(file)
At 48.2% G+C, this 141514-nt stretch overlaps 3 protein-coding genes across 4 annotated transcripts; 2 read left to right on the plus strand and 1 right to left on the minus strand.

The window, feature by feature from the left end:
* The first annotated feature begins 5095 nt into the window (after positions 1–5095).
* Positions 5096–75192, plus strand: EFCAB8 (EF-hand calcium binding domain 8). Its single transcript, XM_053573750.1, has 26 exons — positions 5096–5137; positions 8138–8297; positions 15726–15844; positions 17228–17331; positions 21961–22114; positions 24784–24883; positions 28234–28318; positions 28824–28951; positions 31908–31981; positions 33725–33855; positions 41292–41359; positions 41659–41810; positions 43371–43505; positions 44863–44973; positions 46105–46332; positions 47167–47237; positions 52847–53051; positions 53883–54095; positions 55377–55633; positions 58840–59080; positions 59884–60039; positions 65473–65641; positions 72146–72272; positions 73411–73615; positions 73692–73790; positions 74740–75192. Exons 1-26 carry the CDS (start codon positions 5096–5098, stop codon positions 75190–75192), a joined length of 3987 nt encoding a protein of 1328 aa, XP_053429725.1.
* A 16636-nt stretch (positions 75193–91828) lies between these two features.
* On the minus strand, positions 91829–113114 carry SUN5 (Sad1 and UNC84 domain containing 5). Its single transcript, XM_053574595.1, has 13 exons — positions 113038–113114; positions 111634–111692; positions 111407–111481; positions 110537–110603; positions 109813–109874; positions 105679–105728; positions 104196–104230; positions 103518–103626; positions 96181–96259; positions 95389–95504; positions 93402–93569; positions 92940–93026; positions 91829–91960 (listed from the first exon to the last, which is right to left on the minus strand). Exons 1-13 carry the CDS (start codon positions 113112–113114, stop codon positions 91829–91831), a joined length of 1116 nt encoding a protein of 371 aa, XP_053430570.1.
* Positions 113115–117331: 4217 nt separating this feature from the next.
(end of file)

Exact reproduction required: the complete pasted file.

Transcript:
At 48.2% G+C, this 141514-nt stretch overlaps 3 protein-coding genes across 4 annotated transcripts; 2 read left to right on the plus strand and 1 right to left on the minus strand.

The window, feature by feature from the left end:
* The first annotated feature begins 5095 nt into the window (after positions 1–5095).
* Positions 5096–75192, plus strand: EFCAB8 (EF-hand calcium binding domain 8). Its single transcript, XM_053573750.1, has 26 exons — positions 5096–5137; positions 8138–8297; positions 15726–15844; positions 17228–17331; positions 21961–22114; positions 24784–24883; positions 28234–28318; positions 28824–28951; positions 31908–31981; positions 33725–33855; positions 41292–41359; positions 41659–41810; positions 43371–43505; positions 44863–44973; positions 46105–46332; positions 47167–47237; positions 52847–53051; positions 53883–54095; positions 55377–55633; positions 58840–59080; positions 59884–60039; positions 65473–65641; positions 72146–72272; positions 73411–73615; positions 73692–73790; positions 74740–75192. Exons 1-26 carry the CDS (start codon positions 5096–5098, stop codon positions 75190–75192), a joined length of 3987 nt encoding a protein of 1328 aa, XP_053429725.1.
* A 16636-nt stretch (positions 75193–91828) lies between these two features.
* On the minus strand, positions 91829–113114 carry SUN5 (Sad1 and UNC84 domain containing 5). Its single transcript, XM_053574595.1, has 13 exons — positions 113038–113114; positions 111634–111692; positions 111407–111481; positions 110537–110603; positions 109813–109874; positions 105679–105728; positions 104196–104230; positions 103518–103626; positions 96181–96259; positions 95389–95504; positions 93402–93569; positions 92940–93026; positions 91829–91960 (listed from the first exon to the last, which is right to left on the minus strand). Exons 1-13 carry the CDS (start codon positions 113112–113114, stop codon positions 91829–91831), a joined length of 1116 nt encoding a protein of 371 aa, XP_053430570.1.
* Positions 113115–117331: 4217 nt separating this feature from the next.